In my last blog post I began with a picture of a classic ’57 Chevy Bel Air. It was a metaphor for the need to let go of some of the things you loved about your company’s Good Old Days of go-go growth.

My point was that each stage of company growth has its strengths; and some become the seeds of future failure. As the driver of growth, you have to figure out what to carry forward from the Good Old Days and what to leave behind.

This post looks at what great founders do when it’s time to switch from that beloved Chevy to a car of the future, like a Tesla. How do they conquer growth stages with speed and efficiency, and avoid falling into the pothole of what’s familiar and comfortable?

Driving the Future

Even Tesla, whose market value and sales are putting pressure on legacy car makers, has to manage growth pains. Forbes wrote, “Tesla is now moving into a risky and crucial stage of its development, as it pushes to expand with several new products that involve colossal challenges. In some ways it’s acting more like a startup than ever before and likewise pushing its executives to the brink. At the same time, the company will need to retain and recruit key leaders to help it achieve its goals.”

The unrelenting challenge of growing companies is deciding investment priorities: capital, product and human investments. We owners understand the cost-benefit analyses for the first two areas. What we struggle with is the trade-offs required for investment in our organization and people. But every successful entrepreneur will tell you that to move through growth stages leaders must shift their mindsets about these investment decisions.

Three Approaches to Managing Growth Challenges

I’ve worked with business leaders for over 30 years in all phases of a company life cycles. Three images of the most common approaches to overcoming growth challenges come to mind. As you read, ask yourself which image represents you as you drive growth and lead your company through its growing pains.

Lead Foot: “If it isn’t a crisis, don’t bother me.” Or, “Don’t tell me I missed the exit. I’ll just take a later one.” Pedal to the metal, they think time will take care of their infrastructure, organization and people issues, until it doesn’t.

Seat of the Pants: “I don’t care what Google Maps says, I’ll just follow my nose. At least we’re moving!” They believe their instincts can fix complex, long-standing problems. (Then why haven’t they gone away?)

Le Mans Race Driver: “This is a long course with rapidly changing conditions. We’ve got to stay in front of things — we can’t be complacent.” These drivers are agile, willing to change, (in fact, they are required to switch drivers every six hours) and know how to build and work with a great pit crew. They are vigilant about speed, efficiency and people’s safety.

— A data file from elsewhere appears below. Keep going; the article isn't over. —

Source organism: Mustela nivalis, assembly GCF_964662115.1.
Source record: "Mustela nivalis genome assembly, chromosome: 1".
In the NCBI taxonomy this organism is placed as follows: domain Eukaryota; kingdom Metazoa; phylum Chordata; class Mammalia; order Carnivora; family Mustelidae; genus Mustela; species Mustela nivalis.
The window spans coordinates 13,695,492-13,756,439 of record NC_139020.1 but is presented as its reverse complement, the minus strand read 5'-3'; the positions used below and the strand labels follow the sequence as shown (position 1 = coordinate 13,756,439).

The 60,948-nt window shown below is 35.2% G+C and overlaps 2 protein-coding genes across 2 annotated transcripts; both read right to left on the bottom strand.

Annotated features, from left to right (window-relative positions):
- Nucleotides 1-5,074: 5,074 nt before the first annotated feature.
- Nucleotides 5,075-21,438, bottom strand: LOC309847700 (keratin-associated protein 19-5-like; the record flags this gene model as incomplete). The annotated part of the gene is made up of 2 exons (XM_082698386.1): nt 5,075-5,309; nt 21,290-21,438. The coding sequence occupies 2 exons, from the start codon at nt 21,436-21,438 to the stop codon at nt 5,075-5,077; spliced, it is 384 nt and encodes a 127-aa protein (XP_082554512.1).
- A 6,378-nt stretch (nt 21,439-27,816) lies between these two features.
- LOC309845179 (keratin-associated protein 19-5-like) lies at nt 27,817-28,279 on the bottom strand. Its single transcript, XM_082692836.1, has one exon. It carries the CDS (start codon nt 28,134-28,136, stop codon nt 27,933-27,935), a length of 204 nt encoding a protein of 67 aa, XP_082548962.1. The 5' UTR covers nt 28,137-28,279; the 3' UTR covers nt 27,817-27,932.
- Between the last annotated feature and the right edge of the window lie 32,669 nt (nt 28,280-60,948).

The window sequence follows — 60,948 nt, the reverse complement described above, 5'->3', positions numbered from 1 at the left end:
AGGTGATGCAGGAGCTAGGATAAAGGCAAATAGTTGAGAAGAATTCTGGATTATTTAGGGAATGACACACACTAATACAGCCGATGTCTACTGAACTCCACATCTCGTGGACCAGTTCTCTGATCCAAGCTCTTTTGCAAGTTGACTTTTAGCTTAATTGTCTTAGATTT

Styles Have Consequences

What are the consequences of these leadership styles?

Headlines speak for themselves.  Here are logos of companies in last 5-6 years who waited too long to address predictable growth pains. Their decisions either caused a significant business set-back, a major blow to reputation, or bankruptcy.  

As one executive from this list wrote,I never thought it could possibly be that bad, that fast.”

With Lead Foot or Seat of the Pants leaders, investment in infrastructure, internal processes and systems are put off (e.g. financial and quality controls or operations review processes.)

These leaders give even lower priority to investment in human, organizational or cultural practices (like de-centralizing power, vision, and building Human Resource systems.) 

The Questions that Avoid Potholes

The best leaders ask the right questions. They don’t always know the answers, but they admit when they don’t and then listen to others. Here are two sets of questions I believe the growth-driving entrepreneurs and founders ask about their companies as they grow.

Financial Control Questions

These questions focus on the processes, policies and procedures that enable people to drive financial objectives and make decisions in the interest of customers and the company.

  1. What are our financial objectives over the next 12 to 36 months?
  2. How will we fund them and allocate scarce resources?
  3. How are we ACTUALLY using those resources and with what results? What measures do we need to know this?
  4. What mechanisms are in place to help us be accountable for those plans and results?
  5. Do the right people have the financial information to make good decisions in their jobs?

Human Resource Systems and Practices Questions

Human Resource systems drive performance and sustainability. They support and reinforce a culture defined by company leaders (not HR.) Le Mans-type leaders ask these questions about their people-strategy and culture.

  1. What is the talent profile we need to meet this stage of growth and our desired culture?
  2. How will that profile change as we grow — do we make or buy? Who will not survive?
  3. How do we compensate fairly to encourage performance and commitment?
  4. What are the management principles and practices that will drive our culture and performance; do my people know them?
  5. Are we being congruent with our values and compliant with the law?

The right time to address these questions and these transition tasks is when the company is doing well not when it is in crisis.

Drive the Future and Stay Humble

While there are predictable growth pains, all companies are unique; and there are unknowns in all growth paths. But the unknown is not the enemy. Rigidity, arrogance, and procrastination are. No Tesla was invented by holding on to what’s comfortable or by being closed to better ways. 

As leaders, if we remain humble in the face of success as well as struggles, stay open to change, and reach out for support, the odds are in our favor that we will master our growth pains. 

What kind of company are you driving,
and is it focused on the future?